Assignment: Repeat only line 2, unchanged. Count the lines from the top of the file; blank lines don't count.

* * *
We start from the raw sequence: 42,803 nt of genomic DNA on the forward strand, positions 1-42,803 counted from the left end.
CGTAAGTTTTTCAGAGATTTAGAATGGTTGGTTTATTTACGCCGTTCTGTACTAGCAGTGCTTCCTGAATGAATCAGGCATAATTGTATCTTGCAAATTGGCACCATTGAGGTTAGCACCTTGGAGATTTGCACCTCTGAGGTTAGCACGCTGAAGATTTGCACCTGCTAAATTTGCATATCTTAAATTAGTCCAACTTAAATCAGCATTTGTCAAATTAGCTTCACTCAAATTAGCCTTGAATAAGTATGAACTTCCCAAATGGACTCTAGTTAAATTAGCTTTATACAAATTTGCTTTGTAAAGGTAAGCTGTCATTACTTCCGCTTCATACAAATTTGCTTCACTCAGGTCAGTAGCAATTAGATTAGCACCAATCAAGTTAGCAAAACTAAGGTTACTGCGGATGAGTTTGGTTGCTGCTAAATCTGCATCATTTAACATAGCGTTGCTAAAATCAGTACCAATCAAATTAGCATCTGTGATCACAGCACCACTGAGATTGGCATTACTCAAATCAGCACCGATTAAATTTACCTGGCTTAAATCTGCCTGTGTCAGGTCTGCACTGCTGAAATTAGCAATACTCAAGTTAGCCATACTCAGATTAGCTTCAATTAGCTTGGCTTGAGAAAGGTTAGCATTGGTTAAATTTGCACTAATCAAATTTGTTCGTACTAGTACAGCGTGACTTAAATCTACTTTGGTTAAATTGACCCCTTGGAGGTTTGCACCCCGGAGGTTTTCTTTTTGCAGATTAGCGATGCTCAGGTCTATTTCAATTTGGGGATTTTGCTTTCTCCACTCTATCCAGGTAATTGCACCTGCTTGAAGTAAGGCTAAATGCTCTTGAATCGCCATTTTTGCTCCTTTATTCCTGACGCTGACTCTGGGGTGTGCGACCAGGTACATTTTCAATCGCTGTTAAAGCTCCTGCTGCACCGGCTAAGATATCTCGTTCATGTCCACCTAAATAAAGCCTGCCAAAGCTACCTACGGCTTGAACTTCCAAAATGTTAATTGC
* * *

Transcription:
CGTAAGTTTTTCAGAGATTTAGAATGGTTGGTTTATTTACGCCGTTCTGTACTAGCAGTGCTTCCTGAATGAATCAGGCATAATTGTATCTTGCAAATTGGCACCATTGAGGTTAGCACCTTGGAGATTTGCACCTCTGAGGTTAGCACGCTGAAGATTTGCACCTGCTAAATTTGCATATCTTAAATTAGTCCAACTTAAATCAGCATTTGTCAAATTAGCTTCACTCAAATTAGCCTTGAATAAGTATGAACTTCCCAAATGGACTCTAGTTAAATTAGCTTTATACAAATTTGCTTTGTAAAGGTAAGCTGTCATTACTTCCGCTTCATACAAATTTGCTTCACTCAGGTCAGTAGCAATTAGATTAGCACCAATCAAGTTAGCAAAACTAAGGTTACTGCGGATGAGTTTGGTTGCTGCTAAATCTGCATCATTTAACATAGCGTTGCTAAAATCAGTACCAATCAAATTAGCATCTGTGATCACAGCACCACTGAGATTGGCATTACTCAAATCAGCACCGATTAAATTTACCTGGCTTAAATCTGCCTGTGTCAGGTCTGCACTGCTGAAATTAGCAATACTCAAGTTAGCCATACTCAGATTAGCTTCAATTAGCTTGGCTTGAGAAAGGTTAGCATTGGTTAAATTTGCACTAATCAAATTTGTTCGTACTAGTACAGCGTGACTTAAATCTACTTTGGTTAAATTGACCCCTTGGAGGTTTGCACCCCGGAGGTTTTCTTTTTGCAGATTAGCGATGCTCAGGTCTATTTCAATTTGGGGATTTTGCTTTCTCCACTCTATCCAGGTAATTGCACCTGCTTGAAGTAAGGCTAAATGCTCTTGAATCGCCATTTTTGCTCCTTTATTCCTGACGCTGACTCTGGGGTGTGCGACCAGGTACATTTTCAATCGCTGTTAAAGCTCCTGCTGCACCGGCTAAGATATCTCGTTCATGTCCACCTAAATAAAGCCTGCCAAAGCTACCTACGGCTTGAACTTCCAAAATGTTAATTGC